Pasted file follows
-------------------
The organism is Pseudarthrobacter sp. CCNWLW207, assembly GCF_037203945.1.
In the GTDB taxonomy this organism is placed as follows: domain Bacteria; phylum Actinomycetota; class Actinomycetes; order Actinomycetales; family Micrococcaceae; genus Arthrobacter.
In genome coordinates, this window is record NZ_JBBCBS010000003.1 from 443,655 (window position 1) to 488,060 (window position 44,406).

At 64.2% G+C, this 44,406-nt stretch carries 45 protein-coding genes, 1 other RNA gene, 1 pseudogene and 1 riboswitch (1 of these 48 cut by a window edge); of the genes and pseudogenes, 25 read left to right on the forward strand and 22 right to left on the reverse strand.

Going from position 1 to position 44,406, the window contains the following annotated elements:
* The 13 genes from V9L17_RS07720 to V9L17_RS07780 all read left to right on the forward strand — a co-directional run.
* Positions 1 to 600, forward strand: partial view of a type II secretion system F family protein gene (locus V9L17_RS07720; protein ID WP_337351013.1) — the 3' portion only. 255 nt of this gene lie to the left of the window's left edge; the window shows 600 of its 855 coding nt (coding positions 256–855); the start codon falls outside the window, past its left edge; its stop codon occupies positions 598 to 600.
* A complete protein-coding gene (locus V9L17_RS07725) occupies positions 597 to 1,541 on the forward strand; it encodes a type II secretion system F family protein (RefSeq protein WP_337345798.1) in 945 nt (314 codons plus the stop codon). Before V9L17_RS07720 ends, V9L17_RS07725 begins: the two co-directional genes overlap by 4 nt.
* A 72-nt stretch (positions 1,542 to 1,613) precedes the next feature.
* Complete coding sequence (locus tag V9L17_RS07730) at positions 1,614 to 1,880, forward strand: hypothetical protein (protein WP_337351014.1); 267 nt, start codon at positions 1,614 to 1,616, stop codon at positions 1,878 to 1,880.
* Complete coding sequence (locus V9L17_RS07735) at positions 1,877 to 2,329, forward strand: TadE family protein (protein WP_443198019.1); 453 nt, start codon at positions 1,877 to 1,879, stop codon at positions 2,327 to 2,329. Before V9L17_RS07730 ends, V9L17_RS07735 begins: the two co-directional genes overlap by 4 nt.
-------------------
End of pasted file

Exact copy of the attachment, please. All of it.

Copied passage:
The organism is Pseudarthrobacter sp. CCNWLW207, assembly GCF_037203945.1.
In the GTDB taxonomy this organism is placed as follows: domain Bacteria; phylum Actinomycetota; class Actinomycetes; order Actinomycetales; family Micrococcaceae; genus Arthrobacter.
In genome coordinates, this window is record NZ_JBBCBS010000003.1 from 443,655 (window position 1) to 488,060 (window position 44,406).

At 64.2% G+C, this 44,406-nt stretch carries 45 protein-coding genes, 1 other RNA gene, 1 pseudogene and 1 riboswitch (1 of these 48 cut by a window edge); of the genes and pseudogenes, 25 read left to right on the forward strand and 22 right to left on the reverse strand.

Going from position 1 to position 44,406, the window contains the following annotated elements:
* The 13 genes from V9L17_RS07720 to V9L17_RS07780 all read left to right on the forward strand — a co-directional run.
* Positions 1 to 600, forward strand: partial view of a type II secretion system F family protein gene (locus V9L17_RS07720; protein ID WP_337351013.1) — the 3' portion only. 255 nt of this gene lie to the left of the window's left edge; the window shows 600 of its 855 coding nt (coding positions 256–855); the start codon falls outside the window, past its left edge; its stop codon occupies positions 598 to 600.
* A complete protein-coding gene (locus V9L17_RS07725) occupies positions 597 to 1,541 on the forward strand; it encodes a type II secretion system F family protein (RefSeq protein WP_337345798.1) in 945 nt (314 codons plus the stop codon). Before V9L17_RS07720 ends, V9L17_RS07725 begins: the two co-directional genes overlap by 4 nt.
* A 72-nt stretch (positions 1,542 to 1,613) precedes the next feature.
* Complete coding sequence (locus tag V9L17_RS07730) at positions 1,614 to 1,880, forward strand: hypothetical protein (protein WP_337351014.1); 267 nt, start codon at positions 1,614 to 1,616, stop codon at positions 1,878 to 1,880.
* Complete coding sequence (locus V9L17_RS07735) at positions 1,877 to 2,329, forward strand: TadE family protein (protein WP_443198019.1); 453 nt, start codon at positions 1,877 to 1,879, stop codon at positions 2,327 to 2,329. Before V9L17_RS07730 ends, V9L17_RS07735 begins: the two co-directional genes overlap by 4 nt.